There is a fundamental and often-overlooked connection between pandemics such as the current COVID-19 crisis and our animal-based food system, says a major new report published yesterday.
The Food & Pandemics Report, produced by ProVeg International, identifies the eating and farming of animals as the single most risky human behavior in relation to pandemics, and calls for urgent changes to the global food system in order to prevent future outbreaks. The report has drawn support from inside the UN Environment Program (UNEP).
Dr. Musonda Mumba, Chief of the Terrestrial Ecosystems Unit of the UNEP, said: “The ProVeg report clearly demonstrates the connection between industrial animal production and the increased risk of pandemics. Never before have so many opportunities existed for pathogens to jump from wild and domestic animals to people.”
The report finds that our dietary choices and the global food system are the key drivers of zoonoses (diseases such as COVID-19, which are transmitted from non-human animals to humans) in three clear and mutually reinforcing ways:
1) Through the destruction of animals’ natural habitats and loss of biodiversity, driven largely by animal agriculture.
2) Through the use of wild animals as food.
3) Through the use of farmed animals as food in intensified animal agriculture.
About 75% of all emerging infectious diseases are zoonotic in nature. Zoonotic diseases, which include SARS, MERS, Ebola, rabies, and certain forms of influenza, are responsible for an estimated 2.5 billion cases of illness and 2.7 million deaths worldwide, every year.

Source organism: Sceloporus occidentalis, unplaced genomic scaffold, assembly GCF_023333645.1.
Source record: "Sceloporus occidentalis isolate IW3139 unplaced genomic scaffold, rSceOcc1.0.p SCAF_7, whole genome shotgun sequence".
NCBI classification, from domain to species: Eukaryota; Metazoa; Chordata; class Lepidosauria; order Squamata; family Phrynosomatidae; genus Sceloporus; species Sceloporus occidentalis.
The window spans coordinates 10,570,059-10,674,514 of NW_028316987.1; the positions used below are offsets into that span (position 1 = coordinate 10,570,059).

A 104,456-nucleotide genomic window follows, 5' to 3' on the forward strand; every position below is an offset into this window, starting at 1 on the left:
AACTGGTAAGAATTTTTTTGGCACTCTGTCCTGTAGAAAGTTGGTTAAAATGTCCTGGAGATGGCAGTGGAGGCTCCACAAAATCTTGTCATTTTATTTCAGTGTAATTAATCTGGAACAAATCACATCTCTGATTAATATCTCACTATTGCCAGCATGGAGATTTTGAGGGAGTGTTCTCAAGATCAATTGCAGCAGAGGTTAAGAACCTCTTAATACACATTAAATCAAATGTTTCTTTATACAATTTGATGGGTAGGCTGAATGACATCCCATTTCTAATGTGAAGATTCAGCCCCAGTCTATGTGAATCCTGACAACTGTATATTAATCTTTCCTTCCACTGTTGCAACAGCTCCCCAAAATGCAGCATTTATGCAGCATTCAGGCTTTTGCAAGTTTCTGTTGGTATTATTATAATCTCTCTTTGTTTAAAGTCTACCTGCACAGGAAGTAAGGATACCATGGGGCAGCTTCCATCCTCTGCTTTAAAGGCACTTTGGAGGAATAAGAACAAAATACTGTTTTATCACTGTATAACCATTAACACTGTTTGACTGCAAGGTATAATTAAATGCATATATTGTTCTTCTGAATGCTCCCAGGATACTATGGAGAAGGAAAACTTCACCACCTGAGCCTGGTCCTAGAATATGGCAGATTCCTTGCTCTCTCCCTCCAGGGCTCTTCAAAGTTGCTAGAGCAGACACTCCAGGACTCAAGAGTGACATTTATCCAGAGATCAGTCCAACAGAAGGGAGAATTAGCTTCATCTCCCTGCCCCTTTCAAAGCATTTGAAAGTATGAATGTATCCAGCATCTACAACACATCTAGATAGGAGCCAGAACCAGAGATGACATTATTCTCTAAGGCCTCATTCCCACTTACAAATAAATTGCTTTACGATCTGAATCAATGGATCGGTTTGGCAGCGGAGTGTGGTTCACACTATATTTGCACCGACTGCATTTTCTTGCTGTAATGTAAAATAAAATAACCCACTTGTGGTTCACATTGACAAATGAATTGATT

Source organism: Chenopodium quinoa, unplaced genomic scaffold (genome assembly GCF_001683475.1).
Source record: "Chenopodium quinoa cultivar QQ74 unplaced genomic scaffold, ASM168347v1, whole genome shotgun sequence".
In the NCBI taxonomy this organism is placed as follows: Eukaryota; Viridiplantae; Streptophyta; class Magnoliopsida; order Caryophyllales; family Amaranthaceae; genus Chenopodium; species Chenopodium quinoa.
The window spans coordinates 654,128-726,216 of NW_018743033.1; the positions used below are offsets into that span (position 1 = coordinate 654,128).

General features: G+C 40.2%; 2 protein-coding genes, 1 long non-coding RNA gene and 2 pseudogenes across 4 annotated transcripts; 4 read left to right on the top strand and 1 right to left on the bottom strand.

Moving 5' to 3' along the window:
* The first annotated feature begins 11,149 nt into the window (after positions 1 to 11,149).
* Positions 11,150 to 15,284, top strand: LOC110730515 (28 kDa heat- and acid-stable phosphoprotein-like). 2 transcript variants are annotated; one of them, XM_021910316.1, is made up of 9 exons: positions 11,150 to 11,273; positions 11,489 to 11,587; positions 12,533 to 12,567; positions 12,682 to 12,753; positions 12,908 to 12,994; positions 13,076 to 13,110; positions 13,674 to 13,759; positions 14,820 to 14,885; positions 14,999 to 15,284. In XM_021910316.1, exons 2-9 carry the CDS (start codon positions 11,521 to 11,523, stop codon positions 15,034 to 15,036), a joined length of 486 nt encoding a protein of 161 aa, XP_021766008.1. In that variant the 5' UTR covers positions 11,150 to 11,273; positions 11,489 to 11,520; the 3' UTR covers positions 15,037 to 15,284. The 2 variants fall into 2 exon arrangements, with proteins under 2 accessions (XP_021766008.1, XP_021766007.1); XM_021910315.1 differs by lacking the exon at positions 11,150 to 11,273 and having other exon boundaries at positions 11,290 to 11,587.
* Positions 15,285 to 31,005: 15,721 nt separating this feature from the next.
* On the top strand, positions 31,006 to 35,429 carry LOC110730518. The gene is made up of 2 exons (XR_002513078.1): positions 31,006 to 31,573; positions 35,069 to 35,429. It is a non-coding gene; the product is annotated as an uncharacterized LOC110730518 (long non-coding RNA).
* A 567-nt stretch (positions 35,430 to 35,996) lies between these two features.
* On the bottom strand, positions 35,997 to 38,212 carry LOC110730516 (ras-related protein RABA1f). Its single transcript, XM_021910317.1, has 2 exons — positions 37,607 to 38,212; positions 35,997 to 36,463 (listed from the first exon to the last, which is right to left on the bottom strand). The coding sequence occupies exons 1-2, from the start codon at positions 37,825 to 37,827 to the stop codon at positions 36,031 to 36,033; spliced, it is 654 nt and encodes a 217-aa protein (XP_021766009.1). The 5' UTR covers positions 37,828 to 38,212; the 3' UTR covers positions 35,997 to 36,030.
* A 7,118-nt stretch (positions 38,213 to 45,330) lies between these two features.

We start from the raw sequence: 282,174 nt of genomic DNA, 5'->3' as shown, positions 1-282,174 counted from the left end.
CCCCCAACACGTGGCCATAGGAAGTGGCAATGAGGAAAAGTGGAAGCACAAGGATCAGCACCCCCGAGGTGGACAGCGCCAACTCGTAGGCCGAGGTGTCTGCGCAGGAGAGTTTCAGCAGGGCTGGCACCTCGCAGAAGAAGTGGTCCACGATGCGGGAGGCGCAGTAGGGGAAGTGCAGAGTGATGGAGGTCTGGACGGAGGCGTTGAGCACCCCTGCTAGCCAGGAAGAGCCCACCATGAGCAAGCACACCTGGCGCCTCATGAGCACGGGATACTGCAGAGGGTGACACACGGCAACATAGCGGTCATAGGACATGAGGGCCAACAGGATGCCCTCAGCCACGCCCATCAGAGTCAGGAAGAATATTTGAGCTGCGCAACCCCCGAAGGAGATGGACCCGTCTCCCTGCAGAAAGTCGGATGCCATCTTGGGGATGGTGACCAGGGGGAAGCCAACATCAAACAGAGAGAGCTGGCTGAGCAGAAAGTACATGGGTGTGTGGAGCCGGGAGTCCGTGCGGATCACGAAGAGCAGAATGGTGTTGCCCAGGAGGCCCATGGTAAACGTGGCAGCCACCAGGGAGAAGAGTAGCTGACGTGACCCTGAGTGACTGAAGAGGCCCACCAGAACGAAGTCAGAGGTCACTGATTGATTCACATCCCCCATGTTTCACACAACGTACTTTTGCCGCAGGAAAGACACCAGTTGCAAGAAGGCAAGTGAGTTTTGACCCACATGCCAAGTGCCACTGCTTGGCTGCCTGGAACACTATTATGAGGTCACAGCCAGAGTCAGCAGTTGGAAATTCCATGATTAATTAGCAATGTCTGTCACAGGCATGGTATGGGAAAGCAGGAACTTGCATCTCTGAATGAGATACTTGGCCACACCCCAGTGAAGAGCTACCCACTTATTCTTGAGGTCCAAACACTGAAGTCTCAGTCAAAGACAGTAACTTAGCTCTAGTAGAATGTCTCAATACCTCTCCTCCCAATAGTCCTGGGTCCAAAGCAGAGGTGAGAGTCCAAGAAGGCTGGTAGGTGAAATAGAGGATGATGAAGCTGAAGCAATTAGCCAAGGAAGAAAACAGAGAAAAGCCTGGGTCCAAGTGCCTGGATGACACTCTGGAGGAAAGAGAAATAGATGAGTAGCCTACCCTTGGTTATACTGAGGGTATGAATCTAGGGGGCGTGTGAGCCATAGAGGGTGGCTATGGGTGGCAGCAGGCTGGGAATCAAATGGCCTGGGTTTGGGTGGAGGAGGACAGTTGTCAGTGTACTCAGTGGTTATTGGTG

Although the origins of such outbreaks tend to be associated with wild animals, as is assumed with COVID-19, pathogens also jump from wild animals to farmed animals before being transmitted to humans – as was the case with recent pandemic threats such as avian flu and swine flu.
Michael Webermann, US Executive Director of ProVeg International, said: “The recipe for disaster is surprisingly simple: one animal, one mutation, one human, and a single point of contact. We don’t yet know the full story about the emergence of COVID-19, but there is no uncertainty regarding swine flu and avian flu: those viruses evolved on factory farms, where conditions are perfect for the evolution and transmission of viruses, as well as for the development of antimicrobial resistance. Factory farms are perfect breeding grounds for future pandemics.”
The Food & Pandemics Report follows a number of reports with similar findings published in recent weeks by WWF, the University of Cambridge, and the UN Environment Program. There is a growing consensus among NGOs, academic institutions, and the scientific community that the global food system needs to change if we are to prevent future pandemics.
Featured image: a hen at a factory farm. Image credit Jo-Anne McArthur / We Animals.